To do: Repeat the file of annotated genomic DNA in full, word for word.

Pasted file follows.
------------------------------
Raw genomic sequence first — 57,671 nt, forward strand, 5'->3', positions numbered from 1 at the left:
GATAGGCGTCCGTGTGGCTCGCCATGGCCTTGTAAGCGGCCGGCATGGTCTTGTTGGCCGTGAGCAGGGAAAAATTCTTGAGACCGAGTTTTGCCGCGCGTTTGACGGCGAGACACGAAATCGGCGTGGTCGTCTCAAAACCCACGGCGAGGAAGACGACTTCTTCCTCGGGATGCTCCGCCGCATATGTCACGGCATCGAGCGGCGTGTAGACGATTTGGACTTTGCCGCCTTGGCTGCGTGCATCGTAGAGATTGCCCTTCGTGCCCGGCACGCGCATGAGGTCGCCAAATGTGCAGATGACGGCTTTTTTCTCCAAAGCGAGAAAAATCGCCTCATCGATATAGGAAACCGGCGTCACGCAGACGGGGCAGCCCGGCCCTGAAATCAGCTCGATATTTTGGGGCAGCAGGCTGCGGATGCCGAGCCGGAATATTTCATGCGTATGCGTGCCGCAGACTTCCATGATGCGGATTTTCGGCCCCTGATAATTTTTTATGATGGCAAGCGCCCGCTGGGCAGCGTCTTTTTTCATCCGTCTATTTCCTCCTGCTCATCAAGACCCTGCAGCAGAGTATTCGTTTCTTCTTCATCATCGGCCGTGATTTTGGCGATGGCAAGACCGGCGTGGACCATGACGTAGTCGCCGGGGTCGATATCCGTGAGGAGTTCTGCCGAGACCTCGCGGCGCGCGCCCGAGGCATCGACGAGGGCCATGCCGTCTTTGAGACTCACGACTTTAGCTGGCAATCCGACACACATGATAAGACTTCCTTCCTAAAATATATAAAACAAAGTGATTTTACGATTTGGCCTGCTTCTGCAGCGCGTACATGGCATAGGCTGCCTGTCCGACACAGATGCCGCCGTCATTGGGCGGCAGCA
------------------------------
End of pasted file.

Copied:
Raw genomic sequence first — 57,671 nt, forward strand, 5'->3', positions numbered from 1 at the left:
GATAGGCGTCCGTGTGGCTCGCCATGGCCTTGTAAGCGGCCGGCATGGTCTTGTTGGCCGTGAGCAGGGAAAAATTCTTGAGACCGAGTTTTGCCGCGCGTTTGACGGCGAGACACGAAATCGGCGTGGTCGTCTCAAAACCCACGGCGAGGAAGACGACTTCTTCCTCGGGATGCTCCGCCGCATATGTCACGGCATCGAGCGGCGTGTAGACGATTTGGACTTTGCCGCCTTGGCTGCGTGCATCGTAGAGATTGCCCTTCGTGCCCGGCACGCGCATGAGGTCGCCAAATGTGCAGATGACGGCTTTTTTCTCCAAAGCGAGAAAAATCGCCTCATCGATATAGGAAACCGGCGTCACGCAGACGGGGCAGCCCGGCCCTGAAATCAGCTCGATATTTTGGGGCAGCAGGCTGCGGATGCCGAGCCGGAATATTTCATGCGTATGCGTGCCGCAGACTTCCATGATGCGGATTTTCGGCCCCTGATAATTTTTTATGATGGCAAGCGCCCGCTGGGCAGCGTCTTTTTTCATCCGTCTATTTCCTCCTGCTCATCAAGACCCTGCAGCAGAGTATTCGTTTCTTCTTCATCATCGGCCGTGATTTTGGCGATGGCAAGACCGGCGTGGACCATGACGTAGTCGCCGGGGTCGATATCCGTGAGGAGTTCTGCCGAGACCTCGCGGCGCGCGCCCGAGGCATCGACGAGGGCCATGCCGTCTTTGAGACTCACGACTTTAGCTGGCAATCCGACACACATGATAAGACTTCCTTCCTAAAATATATAAAACAAAGTGATTTTACGATTTGGCCTGCTTCTGCAGCGCGTACATGGCATAGGCTGCCTGTCCGACACAGATGCCGCCGTCATTGGGCGGCAGCA